Where To Find The World’s Best Ice Cream
Raw milk and black coconut ash cone at Morgenstern’s Finest Ice Cream, New York. Photograph by Mr Alan Gastelum, courtesy of Morgenstern’s Finest Ice Cream
Seven top spots for frozen desserts.
Synonymous with sunny climes, good times and perhaps a Mr Luciano Pavarotti reference or two, ice cream is a language that’s understood the world over. Beyond the surface, though, it’s a different story, with fiercely guarded family recipes, science-led innovation and debates of origin helping shape the new flavours and formats appearing on our menus. It’s peak season for frozen desserts, so we’ve put the ice cream-versus-gelato debate (the latter being denser, silkier and supposedly healthier) to one side to pick out seven of the world’s top spots for game-changing scoops. No flake required.
In a city famed for generations-old gelato makers, it’s tough to make an impact, but since chef Ms Maria Agnese Spagnuolo opened her first outlet in 2003, the artisan methods of this expanding enterprise have won their place in Roman hearts. Ms Spagnuolo, who’s written a book on gelato’s health benefits, says her all-natural, gluten-free flavours blend family recipes with far-flung inspiration and with a new store opening in Los Angeles this summer, her creations are about to go global.
What to order: Bacio del Principe with hazelnuts and gianduia cream.
Gelato Messina, Sydney
Ice cream selection at Gelato Messina, Sydney. Photograph courtesy of Gelato Messina
A firm fixture on the global ice-cream award circuit, this Australian institution opened its doors in Sydney’s Darlinghurst back in 2002 and, thanks to a choice of 40 flavours that includes five weekly specials, the queues haven’t dissipated since. Co-founder Mr Declan Lee attributes this to the attention to detail lavished on ingredients. As well as making everything in-house, Messina owns a hazelnut farm and dairy farm, complete with 250 Jersey cattle.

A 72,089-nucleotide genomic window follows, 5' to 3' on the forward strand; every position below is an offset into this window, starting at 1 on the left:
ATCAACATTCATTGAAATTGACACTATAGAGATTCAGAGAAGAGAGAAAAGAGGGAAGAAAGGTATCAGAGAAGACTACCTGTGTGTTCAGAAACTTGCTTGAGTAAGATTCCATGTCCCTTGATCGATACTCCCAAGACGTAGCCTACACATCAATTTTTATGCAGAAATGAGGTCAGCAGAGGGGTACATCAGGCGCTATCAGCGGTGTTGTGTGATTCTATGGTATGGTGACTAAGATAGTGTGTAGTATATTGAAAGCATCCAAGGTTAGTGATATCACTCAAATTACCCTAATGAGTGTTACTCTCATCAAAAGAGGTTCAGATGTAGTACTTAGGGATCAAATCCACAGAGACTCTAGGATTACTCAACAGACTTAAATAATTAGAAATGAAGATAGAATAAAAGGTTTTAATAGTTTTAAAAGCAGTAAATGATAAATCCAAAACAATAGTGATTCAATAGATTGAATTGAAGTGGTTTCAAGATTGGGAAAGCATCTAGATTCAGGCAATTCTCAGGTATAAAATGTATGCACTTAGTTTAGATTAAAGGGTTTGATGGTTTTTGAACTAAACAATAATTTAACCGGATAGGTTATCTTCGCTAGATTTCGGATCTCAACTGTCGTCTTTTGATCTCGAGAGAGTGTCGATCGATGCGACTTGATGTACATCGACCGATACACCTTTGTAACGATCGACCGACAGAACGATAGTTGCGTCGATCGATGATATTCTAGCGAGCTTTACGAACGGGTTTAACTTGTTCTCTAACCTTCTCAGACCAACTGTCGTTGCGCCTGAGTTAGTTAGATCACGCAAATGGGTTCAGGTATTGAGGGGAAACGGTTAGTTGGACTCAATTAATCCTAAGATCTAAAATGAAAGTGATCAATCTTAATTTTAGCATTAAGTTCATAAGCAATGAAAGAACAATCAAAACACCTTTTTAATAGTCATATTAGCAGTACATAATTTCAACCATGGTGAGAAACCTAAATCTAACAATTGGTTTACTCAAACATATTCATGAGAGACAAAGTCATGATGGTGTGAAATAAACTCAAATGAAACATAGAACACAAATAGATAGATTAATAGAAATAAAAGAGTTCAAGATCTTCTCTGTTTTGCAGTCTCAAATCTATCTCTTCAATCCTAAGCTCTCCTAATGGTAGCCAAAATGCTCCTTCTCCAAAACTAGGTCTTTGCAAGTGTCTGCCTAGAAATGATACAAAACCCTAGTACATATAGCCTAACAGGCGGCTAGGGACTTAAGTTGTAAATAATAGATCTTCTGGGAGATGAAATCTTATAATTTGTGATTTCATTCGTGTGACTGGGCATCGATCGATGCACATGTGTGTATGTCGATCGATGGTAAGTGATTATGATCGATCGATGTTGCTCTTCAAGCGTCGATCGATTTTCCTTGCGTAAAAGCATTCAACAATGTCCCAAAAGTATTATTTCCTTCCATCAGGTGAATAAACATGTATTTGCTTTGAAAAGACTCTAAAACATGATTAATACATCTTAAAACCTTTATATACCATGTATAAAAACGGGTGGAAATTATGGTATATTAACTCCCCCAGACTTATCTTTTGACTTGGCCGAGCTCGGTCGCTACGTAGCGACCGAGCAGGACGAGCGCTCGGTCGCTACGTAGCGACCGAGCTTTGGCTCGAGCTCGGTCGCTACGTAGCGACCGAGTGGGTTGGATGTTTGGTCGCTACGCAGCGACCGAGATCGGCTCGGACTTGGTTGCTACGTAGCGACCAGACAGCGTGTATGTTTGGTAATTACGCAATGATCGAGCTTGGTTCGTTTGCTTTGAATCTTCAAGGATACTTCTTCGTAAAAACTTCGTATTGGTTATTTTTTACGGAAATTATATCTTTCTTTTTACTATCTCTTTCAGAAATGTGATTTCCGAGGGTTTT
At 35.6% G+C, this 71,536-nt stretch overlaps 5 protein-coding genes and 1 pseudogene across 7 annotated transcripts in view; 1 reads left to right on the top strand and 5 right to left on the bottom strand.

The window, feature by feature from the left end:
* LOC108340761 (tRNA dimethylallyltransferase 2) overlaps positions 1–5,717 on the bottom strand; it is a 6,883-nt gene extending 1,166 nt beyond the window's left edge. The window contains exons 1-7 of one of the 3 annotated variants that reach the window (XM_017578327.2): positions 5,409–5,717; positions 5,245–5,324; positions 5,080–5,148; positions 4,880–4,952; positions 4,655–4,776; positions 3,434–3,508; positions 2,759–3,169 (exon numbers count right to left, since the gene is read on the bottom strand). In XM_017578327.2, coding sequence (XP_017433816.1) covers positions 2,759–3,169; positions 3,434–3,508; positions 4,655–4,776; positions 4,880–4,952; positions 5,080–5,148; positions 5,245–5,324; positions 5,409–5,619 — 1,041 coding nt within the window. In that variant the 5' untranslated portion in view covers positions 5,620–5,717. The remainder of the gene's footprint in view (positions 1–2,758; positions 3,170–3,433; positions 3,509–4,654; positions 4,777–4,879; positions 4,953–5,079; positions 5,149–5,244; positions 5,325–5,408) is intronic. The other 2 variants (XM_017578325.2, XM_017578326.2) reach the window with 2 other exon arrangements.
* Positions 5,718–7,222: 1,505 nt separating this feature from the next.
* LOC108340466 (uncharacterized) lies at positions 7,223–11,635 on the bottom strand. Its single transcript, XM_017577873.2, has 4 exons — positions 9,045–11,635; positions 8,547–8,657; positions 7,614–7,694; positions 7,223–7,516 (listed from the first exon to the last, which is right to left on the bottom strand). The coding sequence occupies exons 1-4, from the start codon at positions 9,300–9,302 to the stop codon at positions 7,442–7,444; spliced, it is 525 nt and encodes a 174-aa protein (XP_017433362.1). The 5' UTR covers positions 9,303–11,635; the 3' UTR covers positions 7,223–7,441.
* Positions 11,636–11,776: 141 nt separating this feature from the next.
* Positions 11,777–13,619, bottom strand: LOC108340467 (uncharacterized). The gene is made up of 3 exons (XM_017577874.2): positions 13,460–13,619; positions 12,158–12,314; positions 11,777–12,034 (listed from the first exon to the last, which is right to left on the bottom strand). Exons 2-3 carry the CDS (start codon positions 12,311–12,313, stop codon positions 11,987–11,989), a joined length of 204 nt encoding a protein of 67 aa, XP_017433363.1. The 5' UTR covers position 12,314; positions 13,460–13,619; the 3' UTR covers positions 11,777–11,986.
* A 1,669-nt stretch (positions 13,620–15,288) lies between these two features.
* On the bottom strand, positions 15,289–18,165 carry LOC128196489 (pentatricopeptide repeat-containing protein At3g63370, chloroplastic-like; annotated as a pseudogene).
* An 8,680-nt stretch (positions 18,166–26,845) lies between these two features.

What to order: salted caramel and white choc chip.
B Sweet Dessert Bar, Los Angeles
West Coast dessert specialist B Sweet runs a fleet of food trucks across Los Angeles, which sells everything from bread pudding to baked pies. This year it’s piqued the interest of gelato enthusiasts, thanks to the creation of its Halo ice-cream doughnut – ice cream (flavours range from mint chocolate and rocky road to cookies and cream) heat-encased in a freshly made glazed doughnut. Novelty maybe, but we’re sold.
What to order: Halo hot-pressed ice-cream doughnut.
Blu Top, London
Bourbon old-fashioned sammy at Blu-Top, London. Photograph courtesy of Blu Top
The shifting small-batch list of flavours sold by Mr Richard Makin from his royal-blue Piaggio Porter van has won a cult following since he set up in 2015. Now found across several London markets, Mr Makin’s art is his reimagining of the ice-cream sandwich using homemade cookies, high-end natural ingredients and a dash of invention that he says stems from “reminding people why being a kid was so much better than being a grown-up”.
What to order: cinnamon French toast.
Pierre Geronimi, Monaco
Corsican ice cream maestro Mr Pierre Geronimi claims his ambition is to “create surprise with subtle alliances and unknown products” and his unusual flavours have endeared him to Monaco’s well-heeled locals. His creations use high-end ingredients, including vanilla from Bora Bora, Maison Bonnat praline and L’Arbre à Café coffee. Beyond the regular scoops and cones, you can push the oligarch-worthy boat out and opt for a cocktail-style verrine serving.
What to order: vanilla grand cru Bora Bora.
Morgenstern’s Finest Ice Cream, New York
Photograph by Mr Alan Gastelum, courtesy of Morgenstern’s Finest Ice Cream
This sleek Lower East Side spot is the brainchild of former pastry chef Mr Nicholas Morgenstern, who applied his culinary expertise from stints at Daniel and the Gramercy Tavern to the world of gelato. Mr Morgenstern claims to have been “dreaming of these flavours, this style and this place for years”, and his texture-driven, small-batch creations play out across ice creams, soda floats and sundaes that have won him a slot at Frieze art fair.
What to order: summer berry cream.
18 Smaker, Stockholm
Set in a chequerboard-tiled, pared-back space to the north of Södermalm, 18 Smaker (18 flavours), serves locally made, 100 per cent natural ice creams with flavours that rotate with the seasons. This year the team have paired up with local partners to add a coffee shop and cheesecake emporium to their offering, making it a destination for Sweden’s sweetest toothed.
What to order: blueberry.